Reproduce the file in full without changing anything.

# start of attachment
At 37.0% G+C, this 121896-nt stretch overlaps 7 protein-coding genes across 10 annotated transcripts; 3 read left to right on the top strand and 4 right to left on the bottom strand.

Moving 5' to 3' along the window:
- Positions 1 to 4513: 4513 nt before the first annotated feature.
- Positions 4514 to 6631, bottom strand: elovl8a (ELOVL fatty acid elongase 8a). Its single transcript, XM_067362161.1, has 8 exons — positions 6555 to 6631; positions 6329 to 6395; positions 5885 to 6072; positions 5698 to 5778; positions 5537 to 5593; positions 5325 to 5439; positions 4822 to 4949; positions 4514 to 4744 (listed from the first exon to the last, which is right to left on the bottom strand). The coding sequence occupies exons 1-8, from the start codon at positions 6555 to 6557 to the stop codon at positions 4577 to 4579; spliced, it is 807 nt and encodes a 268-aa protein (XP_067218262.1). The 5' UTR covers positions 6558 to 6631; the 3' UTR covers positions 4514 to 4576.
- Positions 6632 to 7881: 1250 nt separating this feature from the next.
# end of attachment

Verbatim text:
At 37.0% G+C, this 121896-nt stretch overlaps 7 protein-coding genes across 10 annotated transcripts; 3 read left to right on the top strand and 4 right to left on the bottom strand.

Moving 5' to 3' along the window:
- Positions 1 to 4513: 4513 nt before the first annotated feature.
- Positions 4514 to 6631, bottom strand: elovl8a (ELOVL fatty acid elongase 8a). Its single transcript, XM_067362161.1, has 8 exons — positions 6555 to 6631; positions 6329 to 6395; positions 5885 to 6072; positions 5698 to 5778; positions 5537 to 5593; positions 5325 to 5439; positions 4822 to 4949; positions 4514 to 4744 (listed from the first exon to the last, which is right to left on the bottom strand). The coding sequence occupies exons 1-8, from the start codon at positions 6555 to 6557 to the stop codon at positions 4577 to 4579; spliced, it is 807 nt and encodes a 268-aa protein (XP_067218262.1). The 5' UTR covers positions 6558 to 6631; the 3' UTR covers positions 4514 to 4576.
- Positions 6632 to 7881: 1250 nt separating this feature from the next.